Many baby boomers discover that their financial future is a little more hazy than they had anticipated as they get closer to retirement. The Social Security systems have been the subject of cuts and closures by Congress for several years, affecting services and benefits that a large number of baby boomers depend on.
Uncertainty Of Social Security Benefits
Perhaps now more than ever, with the uncertainty surrounding Social Security’s future, it is imperative to familiarize yourself with these planned changes and make appropriate plans. It’s not that Social Security is having financial difficulties. Within the next ten years, Social Security will run out of the trust funds from which it has been drawing. This implies that Social Security will run out of funds before it can fully compensate pensioners. A few suggested fixes for the issue are now being discussed. Raising the full age of retirement or decreasing Social Security benefits are two examples of this.
Raising Full Retirement Age
Most baby boomers won’t be impacted by raising the full retirement age, but since they are already in or close to retirement, they may be impacted by benefit reductions. As of right now, cuts or modifications to Social Security are merely suggestions because nothing has been decided. It’s not a cut, but the COLA affects how much Social Security recipients are paid. Social Security bases its annual benefit increase (COLA) on rising living expenses as determined by the Consumer Price Index. In 2024, the COLA will be 3.2%. With a COLA of 8.7% in 2022, it was the highest increase since 1981.
Social Security COLA Based On Last Year’s Inflation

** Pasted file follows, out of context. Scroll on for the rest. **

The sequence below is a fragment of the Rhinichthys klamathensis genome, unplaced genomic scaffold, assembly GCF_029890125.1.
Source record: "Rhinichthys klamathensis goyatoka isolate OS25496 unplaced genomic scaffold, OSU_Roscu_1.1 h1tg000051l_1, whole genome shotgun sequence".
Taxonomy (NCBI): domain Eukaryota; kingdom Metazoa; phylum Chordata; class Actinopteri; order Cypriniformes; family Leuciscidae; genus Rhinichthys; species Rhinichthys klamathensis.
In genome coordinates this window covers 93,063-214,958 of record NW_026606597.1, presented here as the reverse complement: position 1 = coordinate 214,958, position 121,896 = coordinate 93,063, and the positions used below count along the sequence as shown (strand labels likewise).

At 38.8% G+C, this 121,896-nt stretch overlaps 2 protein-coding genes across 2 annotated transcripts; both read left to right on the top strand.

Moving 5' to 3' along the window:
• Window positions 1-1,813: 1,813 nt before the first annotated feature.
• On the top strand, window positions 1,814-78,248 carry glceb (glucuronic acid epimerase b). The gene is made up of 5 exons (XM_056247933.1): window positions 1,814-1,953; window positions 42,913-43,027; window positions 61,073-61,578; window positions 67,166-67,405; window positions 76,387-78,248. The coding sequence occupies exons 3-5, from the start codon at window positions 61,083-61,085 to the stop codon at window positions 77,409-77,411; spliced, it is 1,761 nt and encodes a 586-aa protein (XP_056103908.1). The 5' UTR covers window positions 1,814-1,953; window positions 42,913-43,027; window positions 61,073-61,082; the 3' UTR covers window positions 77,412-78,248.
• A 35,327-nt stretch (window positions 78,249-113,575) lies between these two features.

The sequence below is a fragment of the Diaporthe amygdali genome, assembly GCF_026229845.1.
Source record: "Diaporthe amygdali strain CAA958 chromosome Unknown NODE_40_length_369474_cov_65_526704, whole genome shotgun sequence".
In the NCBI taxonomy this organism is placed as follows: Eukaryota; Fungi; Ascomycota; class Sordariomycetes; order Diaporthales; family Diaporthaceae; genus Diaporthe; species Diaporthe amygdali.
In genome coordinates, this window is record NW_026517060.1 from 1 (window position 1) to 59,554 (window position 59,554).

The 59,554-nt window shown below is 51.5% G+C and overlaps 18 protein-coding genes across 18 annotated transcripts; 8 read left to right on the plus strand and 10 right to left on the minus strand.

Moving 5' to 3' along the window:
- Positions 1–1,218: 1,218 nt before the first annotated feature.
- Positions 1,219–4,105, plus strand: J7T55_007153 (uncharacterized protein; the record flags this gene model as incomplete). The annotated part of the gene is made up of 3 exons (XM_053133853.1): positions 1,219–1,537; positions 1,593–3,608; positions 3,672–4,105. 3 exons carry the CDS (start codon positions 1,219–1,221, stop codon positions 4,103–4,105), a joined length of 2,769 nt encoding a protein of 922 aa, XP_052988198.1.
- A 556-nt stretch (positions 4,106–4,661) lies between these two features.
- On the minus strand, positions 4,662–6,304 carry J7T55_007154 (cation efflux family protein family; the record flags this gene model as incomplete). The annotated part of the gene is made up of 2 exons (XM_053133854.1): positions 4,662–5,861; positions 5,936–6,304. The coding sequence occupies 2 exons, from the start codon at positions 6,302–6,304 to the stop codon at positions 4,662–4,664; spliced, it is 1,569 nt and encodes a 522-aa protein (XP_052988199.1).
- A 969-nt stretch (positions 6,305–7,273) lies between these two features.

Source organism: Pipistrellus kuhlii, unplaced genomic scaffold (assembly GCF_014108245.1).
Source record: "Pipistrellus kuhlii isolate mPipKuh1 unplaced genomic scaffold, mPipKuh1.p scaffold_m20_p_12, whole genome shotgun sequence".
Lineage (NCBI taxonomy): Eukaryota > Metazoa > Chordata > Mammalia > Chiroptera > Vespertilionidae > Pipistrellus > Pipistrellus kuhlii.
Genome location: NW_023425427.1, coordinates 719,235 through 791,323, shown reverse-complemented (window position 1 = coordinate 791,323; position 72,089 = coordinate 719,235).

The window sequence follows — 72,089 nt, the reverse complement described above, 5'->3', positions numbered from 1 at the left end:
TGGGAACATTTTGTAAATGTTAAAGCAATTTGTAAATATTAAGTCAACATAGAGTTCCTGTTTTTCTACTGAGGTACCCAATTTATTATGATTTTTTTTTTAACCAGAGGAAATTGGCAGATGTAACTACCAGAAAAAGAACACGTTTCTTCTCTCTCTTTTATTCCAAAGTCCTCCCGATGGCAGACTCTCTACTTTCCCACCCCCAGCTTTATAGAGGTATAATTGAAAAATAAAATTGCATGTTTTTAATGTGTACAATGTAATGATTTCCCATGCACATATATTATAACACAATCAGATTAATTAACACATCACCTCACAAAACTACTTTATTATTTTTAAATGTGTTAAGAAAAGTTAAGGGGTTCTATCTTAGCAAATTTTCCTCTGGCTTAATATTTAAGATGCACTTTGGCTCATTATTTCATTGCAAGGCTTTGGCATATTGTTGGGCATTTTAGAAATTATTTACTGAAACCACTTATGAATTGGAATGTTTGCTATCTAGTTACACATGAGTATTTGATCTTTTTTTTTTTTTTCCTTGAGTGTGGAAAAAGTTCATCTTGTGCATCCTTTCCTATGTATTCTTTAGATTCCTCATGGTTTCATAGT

The third quarter of the previous year’s inflation (July, August, and September) serves as the basis for the COLA. According to this year’s estimations, the Federal Reserve’s rate changes caused inflation to decrease by the third quarter after it had increased during the first two. But, it’s possible that some individuals racked up debt during those times of high inflation. Retirees may find it more difficult to pay off the debt they accumulated during those periods if there is a lesser COLA rise. The 3.2% rise might not be sufficient to keep up with inflation in the current quarter or the upcoming ones.
Determining Social Security Benefits
Employer-sponsored defined benefit plans often only take into account a few years’ worth of your income. Some will base your benefit on the latest few years of compensation, while others will use the highest few years of the revenue history. However, Social Security evaluates your whole earnings history, adjusted for inflation, and the 35 highest years to determine your benefit. Knowing this can be especially helpful if you’ve been employed for 35 years yet had some relatively low-paying years throughout that time. Additionally, the calculation used to determine your lifetime average will include zeros if you have worked for fewer than 35 years.